latest health care news

07.11.17

Reduction in overseas staff would have ‘serious and damaging impact’

A reduction in international staff will threaten the quality of care patients receive, a report by NHS Providers has warned.

The report, ‘There for us: a better future for the NHS workforce,’ calls for urgent steps to ease the “intolerable pressures” faced by frontline staff, and claims that any significant reduction in the number of overseas staff in the coming years would have  a “serious and damaging impact on services for the public.”

Highlighted in the report are the findings of a survey of chairs and chief executives in NHS organisations, in which two thirds of respondents identified workforce concerns as their most pressing challenge in delivering high quality care, and 85% felt that it was important to recruit from outside of the EU.

The main barrier to international recruitment was considered to be Brexit. The report also identifies the detrimental effect of workforce challenges on morale, with more and more staff choosing to leave the NHS.

The chief executive of NHS Providers, Chris Hopson, said: “The staff and skills shortages we now see reflect a fundamental failure at national level on workforce strategy.

“We don’t have enough staff with the right skills and we’re asking far too much of our existing staff.

“NHS trust leaders are telling us there are no quick fixes to improve the supply of UK-trained staff, and the outlook for international recruitment is uncertain.”

He continued: “The government must deliver certainty for EU staff. It should reassure them that their commitment to the NHS is greatly valued and will continue to be welcome. 

It should also provide assurance on immigration policy so trusts can continue to recruit overseas while we strengthen our workforce here.

“We need a coordinated workforce strategy with clear goals in sight that match the realities of demographic pressures and new approaches to care.

“A better future for the NHS workforce is within our grasp, but we need a commitment from government and national bodies, first to recognise the gravity and urgency of the challenges we face, and then to act.”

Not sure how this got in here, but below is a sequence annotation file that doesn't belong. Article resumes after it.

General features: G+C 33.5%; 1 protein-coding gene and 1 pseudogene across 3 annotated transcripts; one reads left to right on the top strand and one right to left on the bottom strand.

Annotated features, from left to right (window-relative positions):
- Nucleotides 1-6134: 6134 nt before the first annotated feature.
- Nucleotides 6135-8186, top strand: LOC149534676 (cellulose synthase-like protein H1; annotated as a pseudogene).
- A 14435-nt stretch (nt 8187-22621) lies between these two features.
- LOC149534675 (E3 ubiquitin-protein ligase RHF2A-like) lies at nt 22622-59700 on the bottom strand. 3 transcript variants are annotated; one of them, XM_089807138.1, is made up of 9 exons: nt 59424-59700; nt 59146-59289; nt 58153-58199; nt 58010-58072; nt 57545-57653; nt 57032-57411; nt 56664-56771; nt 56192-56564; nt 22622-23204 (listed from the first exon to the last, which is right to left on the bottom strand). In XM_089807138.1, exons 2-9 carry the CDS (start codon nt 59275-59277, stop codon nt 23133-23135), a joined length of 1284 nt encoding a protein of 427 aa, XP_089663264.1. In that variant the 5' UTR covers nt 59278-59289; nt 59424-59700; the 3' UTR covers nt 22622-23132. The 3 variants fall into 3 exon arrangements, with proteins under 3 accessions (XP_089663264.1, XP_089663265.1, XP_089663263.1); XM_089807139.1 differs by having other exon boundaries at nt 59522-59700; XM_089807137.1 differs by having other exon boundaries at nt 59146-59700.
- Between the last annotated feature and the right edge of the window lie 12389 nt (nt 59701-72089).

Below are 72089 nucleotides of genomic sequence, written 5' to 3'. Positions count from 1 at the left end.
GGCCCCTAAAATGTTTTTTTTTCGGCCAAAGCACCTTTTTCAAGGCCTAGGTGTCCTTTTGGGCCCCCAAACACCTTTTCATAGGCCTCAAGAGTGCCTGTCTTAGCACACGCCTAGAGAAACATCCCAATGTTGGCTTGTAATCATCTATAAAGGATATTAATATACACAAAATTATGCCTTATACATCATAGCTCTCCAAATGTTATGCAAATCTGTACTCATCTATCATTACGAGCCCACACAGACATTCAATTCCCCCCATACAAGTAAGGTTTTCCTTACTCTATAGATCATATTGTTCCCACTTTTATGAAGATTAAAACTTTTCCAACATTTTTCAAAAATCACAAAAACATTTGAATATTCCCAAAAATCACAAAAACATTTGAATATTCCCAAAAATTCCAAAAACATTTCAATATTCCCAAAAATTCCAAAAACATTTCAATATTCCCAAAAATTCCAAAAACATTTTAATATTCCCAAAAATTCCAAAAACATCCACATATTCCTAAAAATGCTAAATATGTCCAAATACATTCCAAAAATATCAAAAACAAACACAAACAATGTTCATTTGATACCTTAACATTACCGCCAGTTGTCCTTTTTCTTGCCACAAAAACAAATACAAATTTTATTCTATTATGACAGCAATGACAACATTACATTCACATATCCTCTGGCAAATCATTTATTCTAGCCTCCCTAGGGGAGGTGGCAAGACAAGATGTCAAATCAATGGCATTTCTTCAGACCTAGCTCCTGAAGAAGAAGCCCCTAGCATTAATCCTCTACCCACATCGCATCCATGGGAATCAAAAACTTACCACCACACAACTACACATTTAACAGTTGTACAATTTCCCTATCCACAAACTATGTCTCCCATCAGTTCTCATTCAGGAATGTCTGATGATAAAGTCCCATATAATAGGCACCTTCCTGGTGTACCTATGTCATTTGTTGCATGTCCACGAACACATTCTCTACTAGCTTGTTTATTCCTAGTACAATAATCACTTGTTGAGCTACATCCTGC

Danny Mortimer, NHS Employers chief executive, said that the report confirms their concerns about staff retention.

However, he said that employers are: “not interested in further analysis and lengthy diagnosis of their workforce issues.

“They welcome the recent national commitments on nurse training and affordable housing for NHS workers,” he said.

“They are clear that now is the time for these and other promises of national support to be made concrete, particularly in relation to international recruitment and properly funding the training of existing staff (known as continuing professional development - CPD), as well as complete funding for an end to the pay cap.”

Janet Davies, chief executive and general secretary of the Royal College of Nursing, said that ministers must not dismiss these warnings.

She said: “When the NHS has never been busier, it is haemorrhaging experienced nurses at a faster rate than it can find new recruits.

“For as long as we fail to train enough British nurses, we must be able to recruit the best from around Europe. If there is a ‘cliff edge’ in 2019, it will be the NHS going over it.

She continued: “Theresa May must send out the message that EU professionals working here are desperately needed. There are already 40,000 unfilled nurse jobs in England alone and the number entering training is falling.

“The nursing profession has seen years of poor decisions and excessive cost-cutting - we need investment in nurse education and a new law that makes ministers and others accountable for proper workforce planning and mandated safe staffing levels.”

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Top image: Peter Byrne PA Wire

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